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Sexting: A brief guide for educators and parents.

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dc.contributor.author Hinduja, S., & Patchin, J. W.
dc.date.accessioned 2015-01-08T17:37:37Z
dc.date.available 2015-01-08T17:37:37Z
dc.date.issued 2010
dc.identifier.citation Hinduja, S., & Patchin, J. W. (2010). Sexting: a brief guide for educators and parents. Cyberbullying Research Center. en_US
dc.identifier.uri http://www.cyberbullying.us/Sexting_Fact_Sheet.pdf
dc.identifier.uri http://hdl.handle.net/11212/2059
dc.description.abstract Teens in today’s society have extensive access to cell phones, with 3 out of every 4 owning one. Cell phones allow youth to keep in touch with parents and friends alike, and serve as a communications safety line in difficult situations. Sending and receiving text messages via one’s cell phone has become extremely popular, especially among adolescents. One recent study estimated that teens send or receive an average of 3,000 text messages each month. In addition to sending text-based messages, many cell phones also allow users to send pictures and video. While there are many positives associated with this instant ability to connect, communicate, and share, it also creates several potential problems. One such issue of concern that has emerged is referred to as “sexting.” (Author Abstract) en_US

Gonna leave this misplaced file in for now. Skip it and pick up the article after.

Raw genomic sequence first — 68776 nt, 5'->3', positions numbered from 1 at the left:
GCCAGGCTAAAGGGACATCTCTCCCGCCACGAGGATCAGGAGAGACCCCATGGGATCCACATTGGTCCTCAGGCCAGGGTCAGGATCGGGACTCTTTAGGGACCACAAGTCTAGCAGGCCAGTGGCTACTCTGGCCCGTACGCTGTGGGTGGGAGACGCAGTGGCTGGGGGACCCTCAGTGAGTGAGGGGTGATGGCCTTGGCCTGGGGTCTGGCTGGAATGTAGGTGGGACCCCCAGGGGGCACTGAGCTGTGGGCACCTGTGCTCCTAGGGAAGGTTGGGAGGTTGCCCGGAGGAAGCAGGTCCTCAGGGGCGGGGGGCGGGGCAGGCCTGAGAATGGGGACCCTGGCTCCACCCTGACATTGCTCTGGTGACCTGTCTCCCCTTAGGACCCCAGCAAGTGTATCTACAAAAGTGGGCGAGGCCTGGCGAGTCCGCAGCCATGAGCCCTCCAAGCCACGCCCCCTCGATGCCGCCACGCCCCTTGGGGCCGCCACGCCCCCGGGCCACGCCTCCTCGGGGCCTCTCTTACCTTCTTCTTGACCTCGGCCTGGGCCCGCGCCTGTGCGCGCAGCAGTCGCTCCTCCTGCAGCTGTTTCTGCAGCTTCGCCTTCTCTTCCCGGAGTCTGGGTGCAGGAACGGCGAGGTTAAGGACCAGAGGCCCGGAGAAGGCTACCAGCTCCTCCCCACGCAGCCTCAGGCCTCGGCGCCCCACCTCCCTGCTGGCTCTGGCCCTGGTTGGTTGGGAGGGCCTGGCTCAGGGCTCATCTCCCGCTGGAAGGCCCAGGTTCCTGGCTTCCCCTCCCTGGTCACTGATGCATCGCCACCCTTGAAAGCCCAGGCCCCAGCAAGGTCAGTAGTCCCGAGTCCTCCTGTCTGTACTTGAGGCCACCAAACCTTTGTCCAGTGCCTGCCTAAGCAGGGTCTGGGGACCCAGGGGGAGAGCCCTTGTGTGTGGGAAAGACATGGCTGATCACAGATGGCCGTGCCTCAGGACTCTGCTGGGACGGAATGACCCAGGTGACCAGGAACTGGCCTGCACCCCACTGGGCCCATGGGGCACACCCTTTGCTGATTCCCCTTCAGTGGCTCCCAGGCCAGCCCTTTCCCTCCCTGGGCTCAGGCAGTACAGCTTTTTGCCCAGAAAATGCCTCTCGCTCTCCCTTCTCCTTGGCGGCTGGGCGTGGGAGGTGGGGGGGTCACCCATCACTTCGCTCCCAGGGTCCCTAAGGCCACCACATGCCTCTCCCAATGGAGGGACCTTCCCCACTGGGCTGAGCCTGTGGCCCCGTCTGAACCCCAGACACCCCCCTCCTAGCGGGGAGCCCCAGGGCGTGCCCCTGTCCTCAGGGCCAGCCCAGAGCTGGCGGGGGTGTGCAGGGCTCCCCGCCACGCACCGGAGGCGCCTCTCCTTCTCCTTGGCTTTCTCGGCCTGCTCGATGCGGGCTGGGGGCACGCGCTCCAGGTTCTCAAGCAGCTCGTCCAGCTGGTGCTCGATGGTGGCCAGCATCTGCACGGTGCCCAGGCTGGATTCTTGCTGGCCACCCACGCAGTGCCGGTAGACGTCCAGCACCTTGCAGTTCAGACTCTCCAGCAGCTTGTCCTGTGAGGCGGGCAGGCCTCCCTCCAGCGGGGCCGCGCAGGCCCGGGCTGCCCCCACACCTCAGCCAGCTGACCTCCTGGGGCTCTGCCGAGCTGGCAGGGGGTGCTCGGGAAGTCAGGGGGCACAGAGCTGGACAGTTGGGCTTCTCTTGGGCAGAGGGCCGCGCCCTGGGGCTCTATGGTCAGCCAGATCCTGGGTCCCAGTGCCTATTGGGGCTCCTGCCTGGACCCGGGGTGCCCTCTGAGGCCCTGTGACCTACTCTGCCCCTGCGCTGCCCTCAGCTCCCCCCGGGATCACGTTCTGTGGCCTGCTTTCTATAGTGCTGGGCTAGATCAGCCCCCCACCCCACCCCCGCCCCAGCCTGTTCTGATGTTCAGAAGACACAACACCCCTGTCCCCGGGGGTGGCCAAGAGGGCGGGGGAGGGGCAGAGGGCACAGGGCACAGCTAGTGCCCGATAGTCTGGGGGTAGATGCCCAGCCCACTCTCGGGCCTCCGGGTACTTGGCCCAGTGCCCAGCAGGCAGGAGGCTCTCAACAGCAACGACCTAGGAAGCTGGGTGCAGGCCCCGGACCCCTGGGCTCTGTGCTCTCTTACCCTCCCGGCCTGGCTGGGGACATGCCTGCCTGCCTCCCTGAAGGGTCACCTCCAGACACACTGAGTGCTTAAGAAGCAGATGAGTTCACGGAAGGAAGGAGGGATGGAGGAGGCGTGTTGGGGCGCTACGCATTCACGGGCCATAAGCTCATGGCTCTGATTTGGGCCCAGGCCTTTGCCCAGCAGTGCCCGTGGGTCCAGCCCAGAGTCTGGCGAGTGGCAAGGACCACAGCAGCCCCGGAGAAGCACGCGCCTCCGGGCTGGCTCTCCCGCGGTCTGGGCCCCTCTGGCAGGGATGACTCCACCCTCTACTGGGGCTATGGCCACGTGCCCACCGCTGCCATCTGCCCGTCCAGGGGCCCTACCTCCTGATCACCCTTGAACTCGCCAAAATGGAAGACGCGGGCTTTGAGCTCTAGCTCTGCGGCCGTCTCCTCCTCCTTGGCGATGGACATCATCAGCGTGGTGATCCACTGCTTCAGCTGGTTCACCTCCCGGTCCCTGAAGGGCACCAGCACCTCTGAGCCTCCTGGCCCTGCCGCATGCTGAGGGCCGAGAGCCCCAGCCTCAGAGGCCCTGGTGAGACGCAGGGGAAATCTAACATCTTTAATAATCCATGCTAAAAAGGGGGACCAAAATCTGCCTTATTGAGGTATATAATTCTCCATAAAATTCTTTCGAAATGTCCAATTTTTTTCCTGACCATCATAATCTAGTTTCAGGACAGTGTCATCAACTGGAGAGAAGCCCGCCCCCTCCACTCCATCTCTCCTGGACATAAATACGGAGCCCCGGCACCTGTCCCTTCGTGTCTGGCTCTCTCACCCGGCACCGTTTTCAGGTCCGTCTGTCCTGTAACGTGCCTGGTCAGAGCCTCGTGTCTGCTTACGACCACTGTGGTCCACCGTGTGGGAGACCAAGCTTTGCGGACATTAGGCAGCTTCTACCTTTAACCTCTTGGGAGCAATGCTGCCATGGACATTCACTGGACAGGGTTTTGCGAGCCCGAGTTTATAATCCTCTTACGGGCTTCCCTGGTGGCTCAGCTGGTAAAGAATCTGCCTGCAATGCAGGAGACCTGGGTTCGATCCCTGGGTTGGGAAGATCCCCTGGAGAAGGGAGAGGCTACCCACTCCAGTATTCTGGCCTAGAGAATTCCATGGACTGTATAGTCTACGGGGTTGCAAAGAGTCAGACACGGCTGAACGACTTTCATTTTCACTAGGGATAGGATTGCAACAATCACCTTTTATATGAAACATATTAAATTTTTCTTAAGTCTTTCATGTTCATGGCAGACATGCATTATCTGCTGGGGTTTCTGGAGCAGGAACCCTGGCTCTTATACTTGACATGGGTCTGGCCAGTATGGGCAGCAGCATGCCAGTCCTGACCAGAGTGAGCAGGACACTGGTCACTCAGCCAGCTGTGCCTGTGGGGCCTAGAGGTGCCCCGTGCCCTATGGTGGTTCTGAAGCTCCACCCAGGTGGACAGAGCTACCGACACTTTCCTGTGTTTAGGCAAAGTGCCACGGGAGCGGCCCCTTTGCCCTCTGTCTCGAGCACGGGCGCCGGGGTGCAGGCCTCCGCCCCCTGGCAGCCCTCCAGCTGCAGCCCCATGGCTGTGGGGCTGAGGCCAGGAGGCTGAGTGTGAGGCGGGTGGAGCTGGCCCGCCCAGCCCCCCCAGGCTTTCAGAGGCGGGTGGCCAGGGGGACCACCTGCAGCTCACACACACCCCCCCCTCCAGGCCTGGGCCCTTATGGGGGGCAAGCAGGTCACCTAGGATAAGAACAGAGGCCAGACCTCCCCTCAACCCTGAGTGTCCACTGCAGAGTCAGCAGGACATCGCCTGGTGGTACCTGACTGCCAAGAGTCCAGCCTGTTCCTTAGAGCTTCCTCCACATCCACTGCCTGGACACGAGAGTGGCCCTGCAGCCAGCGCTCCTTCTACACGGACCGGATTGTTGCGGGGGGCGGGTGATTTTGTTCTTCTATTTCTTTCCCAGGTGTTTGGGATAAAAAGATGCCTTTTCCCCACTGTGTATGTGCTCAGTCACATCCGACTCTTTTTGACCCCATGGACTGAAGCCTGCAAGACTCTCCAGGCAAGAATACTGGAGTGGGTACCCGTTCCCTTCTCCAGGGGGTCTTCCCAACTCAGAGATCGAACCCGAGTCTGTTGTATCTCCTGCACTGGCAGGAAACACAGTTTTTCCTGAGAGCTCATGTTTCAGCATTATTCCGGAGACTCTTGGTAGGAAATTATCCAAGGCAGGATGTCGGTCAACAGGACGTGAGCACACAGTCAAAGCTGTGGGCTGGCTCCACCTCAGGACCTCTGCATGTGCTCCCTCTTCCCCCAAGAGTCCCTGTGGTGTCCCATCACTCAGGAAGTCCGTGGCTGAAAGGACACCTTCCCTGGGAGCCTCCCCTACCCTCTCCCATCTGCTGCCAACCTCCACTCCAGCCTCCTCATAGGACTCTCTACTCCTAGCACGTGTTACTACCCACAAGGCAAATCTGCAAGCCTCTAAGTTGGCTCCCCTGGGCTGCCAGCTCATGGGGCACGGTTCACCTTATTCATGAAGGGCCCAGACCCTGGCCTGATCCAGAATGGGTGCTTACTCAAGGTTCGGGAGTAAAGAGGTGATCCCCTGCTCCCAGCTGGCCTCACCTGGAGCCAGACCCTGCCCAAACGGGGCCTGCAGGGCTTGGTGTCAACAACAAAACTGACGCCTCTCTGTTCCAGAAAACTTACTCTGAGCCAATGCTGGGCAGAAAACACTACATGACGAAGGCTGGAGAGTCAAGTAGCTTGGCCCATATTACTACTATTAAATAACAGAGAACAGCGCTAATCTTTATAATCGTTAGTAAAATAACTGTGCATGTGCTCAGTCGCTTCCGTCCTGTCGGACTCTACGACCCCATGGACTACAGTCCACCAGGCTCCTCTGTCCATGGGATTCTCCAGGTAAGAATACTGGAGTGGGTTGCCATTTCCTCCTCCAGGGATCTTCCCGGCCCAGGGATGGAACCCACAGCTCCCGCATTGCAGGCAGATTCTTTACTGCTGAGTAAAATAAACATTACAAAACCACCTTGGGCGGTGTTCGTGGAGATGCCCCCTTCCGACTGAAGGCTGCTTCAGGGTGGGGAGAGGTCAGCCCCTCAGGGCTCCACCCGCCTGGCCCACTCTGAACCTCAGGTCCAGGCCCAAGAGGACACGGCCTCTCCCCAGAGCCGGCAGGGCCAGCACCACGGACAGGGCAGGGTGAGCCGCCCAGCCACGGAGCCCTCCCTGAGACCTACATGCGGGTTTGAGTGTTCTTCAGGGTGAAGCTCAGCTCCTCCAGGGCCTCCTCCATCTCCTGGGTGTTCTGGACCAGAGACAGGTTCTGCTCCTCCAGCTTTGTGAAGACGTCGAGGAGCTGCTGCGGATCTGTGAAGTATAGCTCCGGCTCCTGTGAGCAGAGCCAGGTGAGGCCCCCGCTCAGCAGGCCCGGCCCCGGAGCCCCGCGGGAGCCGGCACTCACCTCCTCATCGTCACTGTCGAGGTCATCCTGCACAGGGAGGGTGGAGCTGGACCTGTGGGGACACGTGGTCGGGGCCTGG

dc.language.iso en en_US
dc.publisher Cyberbullying Research Center en_US
dc.subject adolescents en_US
dc.subject self-exploitation en_US
dc.subject factsheet en_US
dc.subject review en_US
dc.title Sexting: A brief guide for educators and parents. en_US
dc.type Article en_US


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